Trutenko was a key witness in the case of Wilson, which has a complicated history stretching back decades. He was tried and convicted twice in a 1982 cop killing; the case was overturned in 2018 on allegations that he was tortured into confessing; and a separate team of special prosecutors brought him to trial for a third time last year.
Trutenko, who prosecuted Wilson in his 1989 trial, was called as a defense witness. From there, an already thorny case took some bizarre turns.
Trutenko testified that he had a close friendship with a key witness from Wilson’s 1989 trial — a witness who was reputed to be an international con man, liar and fugitive. Nobody knew William Coleman’s whereabouts, so transcripts of his previous testimony against Wilson were read into the record at last year’s trial.
But in a surprise to everyone, Trutenko took the stand and said Coleman was still alive. Furthermore, he said he had not discussed Coleman with the special prosecutors handling Wilson’s case — which was untrue, according to those prosecutors. When they heard the alleged perjury, they dropped the charges against Wilson altogether.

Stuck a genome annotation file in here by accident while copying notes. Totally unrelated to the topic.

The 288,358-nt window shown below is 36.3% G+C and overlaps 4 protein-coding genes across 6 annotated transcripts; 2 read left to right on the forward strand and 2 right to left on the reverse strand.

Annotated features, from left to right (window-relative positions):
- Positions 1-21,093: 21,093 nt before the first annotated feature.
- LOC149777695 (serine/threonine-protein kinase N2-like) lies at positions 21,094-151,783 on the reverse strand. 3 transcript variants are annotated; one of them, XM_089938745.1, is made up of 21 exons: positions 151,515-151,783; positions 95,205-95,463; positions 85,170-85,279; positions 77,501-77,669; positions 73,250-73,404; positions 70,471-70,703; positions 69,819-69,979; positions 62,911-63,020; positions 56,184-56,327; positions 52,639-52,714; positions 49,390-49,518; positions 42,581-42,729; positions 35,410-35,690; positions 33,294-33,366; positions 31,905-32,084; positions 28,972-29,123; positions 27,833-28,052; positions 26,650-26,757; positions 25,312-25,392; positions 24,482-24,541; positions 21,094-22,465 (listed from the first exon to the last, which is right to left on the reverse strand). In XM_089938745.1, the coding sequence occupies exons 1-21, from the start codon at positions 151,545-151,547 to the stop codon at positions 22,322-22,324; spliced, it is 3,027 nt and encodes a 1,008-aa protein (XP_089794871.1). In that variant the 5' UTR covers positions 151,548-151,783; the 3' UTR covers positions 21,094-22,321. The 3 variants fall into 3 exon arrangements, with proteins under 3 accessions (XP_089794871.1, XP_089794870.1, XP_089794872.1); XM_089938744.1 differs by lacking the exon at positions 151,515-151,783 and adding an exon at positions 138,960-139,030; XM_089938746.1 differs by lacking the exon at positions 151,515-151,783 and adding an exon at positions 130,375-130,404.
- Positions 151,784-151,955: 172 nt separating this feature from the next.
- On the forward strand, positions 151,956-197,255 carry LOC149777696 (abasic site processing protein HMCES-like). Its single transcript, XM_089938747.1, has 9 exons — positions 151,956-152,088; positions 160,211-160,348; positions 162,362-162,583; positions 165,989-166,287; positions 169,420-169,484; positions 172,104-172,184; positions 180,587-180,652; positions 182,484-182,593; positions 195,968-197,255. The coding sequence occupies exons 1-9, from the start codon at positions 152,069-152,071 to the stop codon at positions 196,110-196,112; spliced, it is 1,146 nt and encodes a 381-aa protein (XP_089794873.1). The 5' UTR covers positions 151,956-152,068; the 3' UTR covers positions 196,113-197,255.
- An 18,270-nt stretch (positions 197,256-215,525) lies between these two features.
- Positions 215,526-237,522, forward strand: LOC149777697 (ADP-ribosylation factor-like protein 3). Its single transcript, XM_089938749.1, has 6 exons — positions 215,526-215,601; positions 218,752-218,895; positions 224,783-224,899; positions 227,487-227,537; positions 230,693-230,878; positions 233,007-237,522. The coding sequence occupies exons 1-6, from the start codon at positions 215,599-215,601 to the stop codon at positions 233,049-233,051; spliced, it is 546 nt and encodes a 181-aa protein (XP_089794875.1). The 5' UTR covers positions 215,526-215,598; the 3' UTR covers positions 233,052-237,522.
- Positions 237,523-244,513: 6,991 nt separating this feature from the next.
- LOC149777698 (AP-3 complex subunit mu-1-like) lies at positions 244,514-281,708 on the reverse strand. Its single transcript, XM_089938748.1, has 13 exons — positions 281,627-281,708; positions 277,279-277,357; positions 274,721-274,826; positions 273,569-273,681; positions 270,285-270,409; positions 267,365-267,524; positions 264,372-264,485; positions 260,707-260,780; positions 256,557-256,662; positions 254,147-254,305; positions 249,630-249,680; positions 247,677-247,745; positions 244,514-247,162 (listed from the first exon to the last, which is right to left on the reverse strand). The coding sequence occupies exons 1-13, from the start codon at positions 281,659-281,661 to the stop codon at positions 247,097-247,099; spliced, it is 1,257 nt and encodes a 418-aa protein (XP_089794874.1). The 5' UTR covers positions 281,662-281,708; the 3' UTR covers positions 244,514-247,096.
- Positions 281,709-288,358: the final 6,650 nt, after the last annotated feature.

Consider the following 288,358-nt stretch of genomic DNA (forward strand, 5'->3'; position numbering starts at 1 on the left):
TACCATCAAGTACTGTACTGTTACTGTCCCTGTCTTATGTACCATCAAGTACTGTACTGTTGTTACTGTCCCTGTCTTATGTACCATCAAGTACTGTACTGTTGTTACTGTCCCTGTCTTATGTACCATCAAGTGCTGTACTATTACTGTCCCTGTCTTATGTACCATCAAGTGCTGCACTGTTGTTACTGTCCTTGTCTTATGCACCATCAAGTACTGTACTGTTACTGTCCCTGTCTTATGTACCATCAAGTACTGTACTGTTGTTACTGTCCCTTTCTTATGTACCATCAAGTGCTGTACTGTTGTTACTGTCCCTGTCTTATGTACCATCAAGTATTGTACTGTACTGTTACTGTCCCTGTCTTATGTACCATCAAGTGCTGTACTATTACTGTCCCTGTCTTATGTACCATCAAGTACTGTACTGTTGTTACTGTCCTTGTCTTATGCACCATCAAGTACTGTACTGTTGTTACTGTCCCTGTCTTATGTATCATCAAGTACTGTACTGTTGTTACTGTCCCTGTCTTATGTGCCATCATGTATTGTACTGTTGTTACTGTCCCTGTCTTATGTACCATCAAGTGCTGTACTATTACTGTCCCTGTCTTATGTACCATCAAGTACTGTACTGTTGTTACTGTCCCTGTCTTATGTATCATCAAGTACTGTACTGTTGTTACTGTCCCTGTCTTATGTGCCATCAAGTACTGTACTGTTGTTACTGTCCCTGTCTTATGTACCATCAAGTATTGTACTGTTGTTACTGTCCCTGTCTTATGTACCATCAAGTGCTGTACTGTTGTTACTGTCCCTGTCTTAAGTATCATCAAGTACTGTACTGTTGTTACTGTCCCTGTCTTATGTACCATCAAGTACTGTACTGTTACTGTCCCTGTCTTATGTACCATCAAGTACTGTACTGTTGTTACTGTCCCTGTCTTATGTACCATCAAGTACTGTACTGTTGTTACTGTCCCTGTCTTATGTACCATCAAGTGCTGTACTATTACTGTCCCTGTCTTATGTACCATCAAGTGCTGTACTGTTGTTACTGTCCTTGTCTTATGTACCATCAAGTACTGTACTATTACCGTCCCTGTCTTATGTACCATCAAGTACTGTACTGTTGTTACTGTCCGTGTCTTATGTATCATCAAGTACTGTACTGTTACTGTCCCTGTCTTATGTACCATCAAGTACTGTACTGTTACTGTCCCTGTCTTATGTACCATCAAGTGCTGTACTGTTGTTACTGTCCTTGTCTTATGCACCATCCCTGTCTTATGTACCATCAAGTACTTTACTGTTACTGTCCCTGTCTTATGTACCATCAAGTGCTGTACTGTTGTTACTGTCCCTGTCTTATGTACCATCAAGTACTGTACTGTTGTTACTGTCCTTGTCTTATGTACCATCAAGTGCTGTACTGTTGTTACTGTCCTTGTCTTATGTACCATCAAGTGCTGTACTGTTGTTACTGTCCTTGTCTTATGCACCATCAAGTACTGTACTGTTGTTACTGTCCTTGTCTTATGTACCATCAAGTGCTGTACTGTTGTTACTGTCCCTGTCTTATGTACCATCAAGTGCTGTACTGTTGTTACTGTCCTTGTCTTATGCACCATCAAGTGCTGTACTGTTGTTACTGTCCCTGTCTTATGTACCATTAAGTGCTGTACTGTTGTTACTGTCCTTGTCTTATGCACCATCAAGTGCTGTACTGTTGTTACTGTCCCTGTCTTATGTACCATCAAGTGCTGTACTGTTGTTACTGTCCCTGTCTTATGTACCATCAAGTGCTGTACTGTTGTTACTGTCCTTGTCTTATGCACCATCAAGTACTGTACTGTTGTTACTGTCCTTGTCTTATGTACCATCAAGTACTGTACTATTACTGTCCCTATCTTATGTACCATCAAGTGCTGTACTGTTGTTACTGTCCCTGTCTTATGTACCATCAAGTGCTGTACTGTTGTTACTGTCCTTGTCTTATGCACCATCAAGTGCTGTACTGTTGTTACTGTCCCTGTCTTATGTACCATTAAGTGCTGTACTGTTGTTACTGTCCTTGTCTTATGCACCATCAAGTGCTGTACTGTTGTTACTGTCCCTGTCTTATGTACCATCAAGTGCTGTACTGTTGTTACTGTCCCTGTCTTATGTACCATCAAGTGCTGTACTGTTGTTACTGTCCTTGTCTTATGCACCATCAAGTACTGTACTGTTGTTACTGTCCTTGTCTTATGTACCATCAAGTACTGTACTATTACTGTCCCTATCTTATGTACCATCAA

Matters somehow got more complicated from there. Foxx’s office fired Trutenko that evening. He allegedly wiped his work phone clean before investigators could retrieve it.
The next day, the state’s attorney’s office asked the Illinois attorney general to look into the claims of perjury. That office ultimately declined to launch an investigation, Cook County prosecutors said in court.
Meanwhile, special prosecutors revealed that Andrew Horvat, the assistant state’s attorney assigned to represent Trutenko, had warned them against asking Trutenko any questions about Coleman.